Specializing in the representation of crime victims, women and children.

CANNIBAL COP

By Wendy Murphy    Mar. 23, 2013

THOUGHT COPS VS. CANNIBAL COPS

Gilberto Valle ConvictedLast week’s news was filled with predictable if misplaced criticism related to the conviction of Gilberto Valle, an NYPD cop who was found guilty of conspiracy to kidnap, based in part on evidence that he talked in an on-line chat-room about kidnapping, murdering and eating as many as one hundred women.

Valle was also found guilty of illegally accessing a restricted law enforcement database from which he gathered information about his victims, probably to identify vulnerable women with criminal records for drugs or prostitution, figuring nobody would miss them if they disappeared.

Valle’s supporters say the guy was convicted for his “thoughts” and that it isn’t a crime to fantasize even about horrific things like cooking a woman alive.

If “thinking” was the only thing Valle did, he wouldn’t have been charged, much less convicted. But the six-year police veteran did much more, and as a guy who knew the legal meaning of criminal conspiracy as well as anyone, he knew the crime has been committed as soon as his plan moved from words to “overt actions.”

“Overt act” simply means, a “substantial step” in furtherance of the plan and Valle took a lot of “substantial steps” — steps his misguided supporters conveniently neglect to mention when they complain that we’re all on the verge of being rounded up by a band of Orwellian “Thought Police.”

One of Valle’s particularly creepy co-conspirators offered to pay Valle $5,000 to kidnap and deliver alive a woman he planned to rape, murder, cook and eat.

“Full payment due at delivery,” Valle wrote back to him in an instant message in February, 2012. He said nothing about wanting Monopoly money, and nowhere noted that it was all a joke.

In some of his communications, Valle specifically stated that he was “serious” about his plans, which makes the argument about how he was prosecuted for his “thoughts” even more lame. Yet some have questioned whether Valle’s boasting about being “serious” was, itself, part of the fantasy. If true, what are we supposed to make of the times when Valle wrote that it was a “fantasy?” Are claims of fantasy real, but claims of reality fake? Wouldn’t THAT be convenient. “Your Honor, I did say I was planning to kill the man, but I was kidding. And that part about how I said I was serious, I was kidding about that, too.”

While people can and do fantasize about all sorts of things, Valle was so serious about his plan to kidnap one of his victims, he literally went to her neighborhood after telling the guy to whom he planned to deliver the woman, “she may be knocked out when I get her to you.” Valle was apparently worried that his customer, who’d asked for the victim to be delivered alive, would be nervous if she arrived unconscious, so he let him know in advance that he would “have to knock her out to get her out of her apartment safely.”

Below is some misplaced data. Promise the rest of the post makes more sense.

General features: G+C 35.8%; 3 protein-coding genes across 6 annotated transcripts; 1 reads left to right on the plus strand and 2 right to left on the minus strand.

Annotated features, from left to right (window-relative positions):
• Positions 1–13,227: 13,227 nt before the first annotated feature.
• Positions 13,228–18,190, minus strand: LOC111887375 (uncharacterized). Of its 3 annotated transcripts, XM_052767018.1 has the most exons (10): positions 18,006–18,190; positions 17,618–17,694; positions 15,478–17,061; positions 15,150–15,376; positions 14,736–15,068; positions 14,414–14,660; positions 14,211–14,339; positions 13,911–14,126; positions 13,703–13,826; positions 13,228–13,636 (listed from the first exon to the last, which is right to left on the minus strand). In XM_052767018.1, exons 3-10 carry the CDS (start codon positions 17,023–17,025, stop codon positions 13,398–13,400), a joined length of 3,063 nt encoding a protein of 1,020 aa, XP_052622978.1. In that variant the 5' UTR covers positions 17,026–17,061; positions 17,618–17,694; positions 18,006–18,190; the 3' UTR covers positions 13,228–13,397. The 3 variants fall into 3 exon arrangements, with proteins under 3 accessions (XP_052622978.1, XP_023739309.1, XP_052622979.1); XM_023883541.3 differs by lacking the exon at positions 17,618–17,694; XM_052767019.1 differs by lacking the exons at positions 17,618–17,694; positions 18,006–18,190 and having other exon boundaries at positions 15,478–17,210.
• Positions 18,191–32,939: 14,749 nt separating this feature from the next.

Valle even haggled with the guy about the $5,000 price tag, saying, “I really need the money” and noting that his fee was reasonable because “I’m putting my neck on the line here.”

It’s easy to get sucked into claims of fantasy when sex and violence are part of the defense narrative in a criminal conspiracy case because we live in a culture where sexual violence is often marketed as make-believe – and sometimes it is.

But let’s assume that instead of planning to rape and kill a woman for $5,000, Valle made a deal to blow up a plane for the same price. And instead of accessing names of women from a police database, he downloaded arrival times for actual flights. And rather than going to his intended victim’s neighborhood, he went to the airport. Would there even be a debate about whether Valle deserved to be prosecuted and convicted for conspiracy to blow up an airplane?

It’s hard to believe we live in a world where a cop would set up a side business of kidnapping and selling women to men who want to torture, rape, kill and eat them. But the truth is – sometimes seemingly nice people do very bad things. (Think John and Patsy Ramsey, indicted in 1999 for the death of their 6 year-old daughter JonBenet).

As difficult as it might be, we have to get more comfortable with our discomfort if we want the legal system to be effective in preventing violence and promoting civility.

Put another way, it might feel better to pretend that a trusted law enforcement official was kidding when he said he wanted to kidnap and kill women, but let’s remember who benefits when we indulge our OWN fantasies as a way of turning blind eye to someone else’s ugly reality.

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